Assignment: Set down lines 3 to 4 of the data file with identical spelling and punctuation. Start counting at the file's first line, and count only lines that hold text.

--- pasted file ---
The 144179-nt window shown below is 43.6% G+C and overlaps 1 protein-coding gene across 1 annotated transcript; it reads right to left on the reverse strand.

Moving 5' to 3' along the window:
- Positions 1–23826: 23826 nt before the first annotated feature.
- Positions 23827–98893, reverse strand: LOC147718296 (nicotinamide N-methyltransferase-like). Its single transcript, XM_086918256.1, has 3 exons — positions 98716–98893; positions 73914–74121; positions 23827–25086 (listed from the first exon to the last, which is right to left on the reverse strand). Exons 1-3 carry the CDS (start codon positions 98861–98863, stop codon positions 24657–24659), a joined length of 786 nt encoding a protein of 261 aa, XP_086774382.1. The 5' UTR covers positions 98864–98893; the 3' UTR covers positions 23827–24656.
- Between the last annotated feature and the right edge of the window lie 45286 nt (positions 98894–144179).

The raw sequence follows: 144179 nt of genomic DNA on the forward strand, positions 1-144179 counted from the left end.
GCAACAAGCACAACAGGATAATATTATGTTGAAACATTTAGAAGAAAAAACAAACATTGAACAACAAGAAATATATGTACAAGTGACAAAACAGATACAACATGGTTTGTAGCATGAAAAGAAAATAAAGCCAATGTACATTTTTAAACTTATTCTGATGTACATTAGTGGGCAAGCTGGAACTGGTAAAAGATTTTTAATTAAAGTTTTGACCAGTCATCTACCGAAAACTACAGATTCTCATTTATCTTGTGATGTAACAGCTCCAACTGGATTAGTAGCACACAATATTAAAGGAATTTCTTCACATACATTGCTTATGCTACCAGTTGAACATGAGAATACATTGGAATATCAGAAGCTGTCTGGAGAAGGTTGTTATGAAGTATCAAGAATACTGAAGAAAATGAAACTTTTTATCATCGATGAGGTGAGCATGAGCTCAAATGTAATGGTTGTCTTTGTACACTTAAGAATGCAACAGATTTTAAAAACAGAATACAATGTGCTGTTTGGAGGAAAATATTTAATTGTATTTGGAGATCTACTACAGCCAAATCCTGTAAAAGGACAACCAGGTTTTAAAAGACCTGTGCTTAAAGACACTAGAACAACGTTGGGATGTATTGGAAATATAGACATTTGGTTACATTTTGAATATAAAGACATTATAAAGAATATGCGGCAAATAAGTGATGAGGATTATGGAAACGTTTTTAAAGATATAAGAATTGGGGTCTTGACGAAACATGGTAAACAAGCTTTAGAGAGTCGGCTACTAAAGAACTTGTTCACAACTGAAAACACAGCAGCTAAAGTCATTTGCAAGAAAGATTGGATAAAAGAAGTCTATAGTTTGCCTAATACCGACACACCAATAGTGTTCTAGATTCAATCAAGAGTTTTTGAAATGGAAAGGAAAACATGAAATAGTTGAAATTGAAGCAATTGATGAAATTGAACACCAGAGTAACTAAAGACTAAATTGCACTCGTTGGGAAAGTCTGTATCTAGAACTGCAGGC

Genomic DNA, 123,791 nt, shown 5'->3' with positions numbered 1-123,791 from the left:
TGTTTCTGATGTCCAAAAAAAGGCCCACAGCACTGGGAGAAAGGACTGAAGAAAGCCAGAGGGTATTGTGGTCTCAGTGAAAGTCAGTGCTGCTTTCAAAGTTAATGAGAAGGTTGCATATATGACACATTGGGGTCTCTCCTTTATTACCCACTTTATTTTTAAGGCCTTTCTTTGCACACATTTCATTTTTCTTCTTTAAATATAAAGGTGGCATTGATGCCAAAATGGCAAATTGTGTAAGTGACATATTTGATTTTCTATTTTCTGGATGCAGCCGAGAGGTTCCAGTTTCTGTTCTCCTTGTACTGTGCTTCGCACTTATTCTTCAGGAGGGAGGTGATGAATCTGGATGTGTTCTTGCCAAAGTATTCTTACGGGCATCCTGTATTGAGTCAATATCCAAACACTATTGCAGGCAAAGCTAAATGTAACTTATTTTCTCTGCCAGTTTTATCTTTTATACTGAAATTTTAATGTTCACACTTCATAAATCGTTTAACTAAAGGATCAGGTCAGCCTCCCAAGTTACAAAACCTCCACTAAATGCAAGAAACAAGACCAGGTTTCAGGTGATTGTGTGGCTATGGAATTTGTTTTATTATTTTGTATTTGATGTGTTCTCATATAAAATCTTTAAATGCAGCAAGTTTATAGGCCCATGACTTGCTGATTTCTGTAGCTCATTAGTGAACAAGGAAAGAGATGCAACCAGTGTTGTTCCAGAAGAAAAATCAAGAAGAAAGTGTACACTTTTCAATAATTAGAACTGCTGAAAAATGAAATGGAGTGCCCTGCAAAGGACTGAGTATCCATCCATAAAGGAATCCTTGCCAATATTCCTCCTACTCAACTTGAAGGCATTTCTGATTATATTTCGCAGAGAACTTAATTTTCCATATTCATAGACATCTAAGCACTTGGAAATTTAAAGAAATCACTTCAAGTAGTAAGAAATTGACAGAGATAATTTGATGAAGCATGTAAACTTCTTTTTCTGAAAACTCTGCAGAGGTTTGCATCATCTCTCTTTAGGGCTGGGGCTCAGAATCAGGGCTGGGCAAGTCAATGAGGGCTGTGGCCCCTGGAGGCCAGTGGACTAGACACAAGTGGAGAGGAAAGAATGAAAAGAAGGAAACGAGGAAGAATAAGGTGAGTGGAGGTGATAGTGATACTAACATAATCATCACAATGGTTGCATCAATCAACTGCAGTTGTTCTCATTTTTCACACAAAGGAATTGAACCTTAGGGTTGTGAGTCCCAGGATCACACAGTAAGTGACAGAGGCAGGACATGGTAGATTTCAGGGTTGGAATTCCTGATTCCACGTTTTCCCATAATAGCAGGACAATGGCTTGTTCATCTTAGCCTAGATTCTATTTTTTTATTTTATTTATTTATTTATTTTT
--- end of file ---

- Positions 1–23826: 23826 nt before the first annotated feature.
- Positions 23827–98893, reverse strand: LOC147718296 (nicotinamide N-methyltransferase-like). Its single transcript, XM_086918256.1, has 3 exons — positions 98716–98893; positions 73914–74121; positions 23827–25086 (listed from the first exon to the last, which is right to left on the reverse strand). Exons 1-3 carry the CDS (start codon positions 98861–98863, stop codon positions 24657–24659), a joined length of 786 nt encoding a protein of 261 aa, XP_086774382.1. The 5' UTR covers positions 98864–98893; the 3' UTR covers positions 23827–24656.